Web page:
10 May, 2000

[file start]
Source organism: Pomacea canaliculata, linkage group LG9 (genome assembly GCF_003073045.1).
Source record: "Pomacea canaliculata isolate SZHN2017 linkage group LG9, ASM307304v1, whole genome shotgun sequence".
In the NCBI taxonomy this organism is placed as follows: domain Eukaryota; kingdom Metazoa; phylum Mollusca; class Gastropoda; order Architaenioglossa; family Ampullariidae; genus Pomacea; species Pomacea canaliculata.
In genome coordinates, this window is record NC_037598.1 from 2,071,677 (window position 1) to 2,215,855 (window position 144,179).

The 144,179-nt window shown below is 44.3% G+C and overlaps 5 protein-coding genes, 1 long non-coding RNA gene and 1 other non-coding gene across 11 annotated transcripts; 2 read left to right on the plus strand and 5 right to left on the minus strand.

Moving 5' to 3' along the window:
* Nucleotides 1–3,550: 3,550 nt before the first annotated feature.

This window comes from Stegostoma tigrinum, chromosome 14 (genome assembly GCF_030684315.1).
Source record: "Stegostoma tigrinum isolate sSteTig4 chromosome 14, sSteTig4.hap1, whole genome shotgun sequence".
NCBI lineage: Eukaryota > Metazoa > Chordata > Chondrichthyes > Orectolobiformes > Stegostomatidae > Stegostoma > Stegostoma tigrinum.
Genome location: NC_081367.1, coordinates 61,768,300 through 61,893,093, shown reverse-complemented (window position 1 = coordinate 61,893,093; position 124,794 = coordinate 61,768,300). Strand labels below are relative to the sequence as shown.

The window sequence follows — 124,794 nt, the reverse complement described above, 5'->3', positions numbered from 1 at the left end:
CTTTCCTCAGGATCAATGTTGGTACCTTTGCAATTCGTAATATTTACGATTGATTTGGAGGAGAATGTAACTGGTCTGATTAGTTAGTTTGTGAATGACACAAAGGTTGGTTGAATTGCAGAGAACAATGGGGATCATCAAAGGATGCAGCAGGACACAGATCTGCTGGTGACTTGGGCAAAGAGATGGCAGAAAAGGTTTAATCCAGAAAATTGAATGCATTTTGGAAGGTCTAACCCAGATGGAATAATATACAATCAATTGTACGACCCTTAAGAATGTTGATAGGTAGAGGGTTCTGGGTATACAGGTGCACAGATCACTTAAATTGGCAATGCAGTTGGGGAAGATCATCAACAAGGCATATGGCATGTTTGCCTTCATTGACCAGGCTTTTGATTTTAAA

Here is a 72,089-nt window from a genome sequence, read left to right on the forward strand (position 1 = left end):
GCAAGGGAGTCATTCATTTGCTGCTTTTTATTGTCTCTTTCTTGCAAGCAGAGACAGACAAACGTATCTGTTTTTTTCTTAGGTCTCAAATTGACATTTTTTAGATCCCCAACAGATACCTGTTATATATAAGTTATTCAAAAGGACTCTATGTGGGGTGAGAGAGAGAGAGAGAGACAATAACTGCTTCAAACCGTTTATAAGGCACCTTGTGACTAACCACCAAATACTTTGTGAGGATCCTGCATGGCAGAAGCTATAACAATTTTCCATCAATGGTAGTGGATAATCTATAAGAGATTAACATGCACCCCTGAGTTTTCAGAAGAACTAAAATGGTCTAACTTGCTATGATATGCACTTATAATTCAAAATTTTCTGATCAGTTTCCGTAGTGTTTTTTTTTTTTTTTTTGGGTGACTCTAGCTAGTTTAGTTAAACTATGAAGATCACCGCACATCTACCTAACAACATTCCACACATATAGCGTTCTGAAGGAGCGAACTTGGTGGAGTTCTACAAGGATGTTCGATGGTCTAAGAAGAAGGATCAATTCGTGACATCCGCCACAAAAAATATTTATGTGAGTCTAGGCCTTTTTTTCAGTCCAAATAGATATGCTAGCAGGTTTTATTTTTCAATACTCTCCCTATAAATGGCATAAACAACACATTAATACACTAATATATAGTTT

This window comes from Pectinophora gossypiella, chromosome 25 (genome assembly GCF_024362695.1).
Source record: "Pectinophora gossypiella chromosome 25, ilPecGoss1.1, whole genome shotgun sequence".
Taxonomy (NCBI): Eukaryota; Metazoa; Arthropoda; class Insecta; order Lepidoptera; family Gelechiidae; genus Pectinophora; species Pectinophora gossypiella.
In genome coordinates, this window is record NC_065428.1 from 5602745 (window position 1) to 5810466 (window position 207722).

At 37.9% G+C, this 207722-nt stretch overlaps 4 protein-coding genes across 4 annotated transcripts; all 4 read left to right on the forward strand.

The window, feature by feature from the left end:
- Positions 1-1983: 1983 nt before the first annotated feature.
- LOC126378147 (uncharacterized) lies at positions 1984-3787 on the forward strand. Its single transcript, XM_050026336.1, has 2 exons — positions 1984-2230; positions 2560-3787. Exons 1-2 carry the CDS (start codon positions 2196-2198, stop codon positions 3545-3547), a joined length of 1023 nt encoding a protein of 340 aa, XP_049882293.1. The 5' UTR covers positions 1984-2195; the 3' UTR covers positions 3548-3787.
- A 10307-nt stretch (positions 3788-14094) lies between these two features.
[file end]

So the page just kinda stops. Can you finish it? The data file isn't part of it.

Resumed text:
LMG Innards, Arrive in PA Question 81: Are any of Antarctica's fishes pelagic? As we cruised down the Strait of Magellan today, I got a tour of the engine room from Norm, one of the 3 engineers on the crew. Just as in any other area of the ship, we could hear the engines as a faint humming in the computerized engineering control room as we looked at the control boards and monitor screens. The noise level is much higher inside the engine area while underway, and Norm handed out hearing protection before we opened the door and stepped through. There is machinery and piping everywhere, all sparkling clean and brightly painted. The colors are a code telling what material the pipe carries or the machine uses. There are multiple levels, and all the floors are made out of steel mesh that you can see through to the next floor. We walked all over and saw the two main engines of the Gould, where the engines for the bow thrusters were housed, the water filtration and cooling system and up through a series of tiny doors into the very front of the bow. After the tour, I joined most of the rest of the passengers on the deck, all of us eagerly watching the shoreline and waiting for the first view of Punta Arenas. There were some dramatic clouds above the city and it even rained on us a bit, but in return we saw a beautiful rainbow that welcomed us back to civilization. We docked around 5 pm local time on the opposite side of the dock as the RVIB Nathaniel Palmer and were out into the town as soon as we had cleared customs and immigration. Last minute shopping and travel plans were completed before everyone met for a farewell dinner at a local "restaurante". The most fabulous thing about the return to South America was the smell of moist earth and green growing things! I hadn't noticed when their odor disappeared on our journey south, but it is lovely surprise now. Answer 80: Ninety percent of the fish species in the Southern Ocean are endemic, that is, found only there. Most are benthic, slow-growing, and eat a variety of foods -- algae, krill, amphipods, isopods, etc. They have fewer, larger eggs than most northern fish. Eggs are deposited on the bottom, and defense of the nest and of the brood occurs in many species. The time of spawning--early winter--aids larval survival as the young are large enough to crop plankton during the following summer's bloom.
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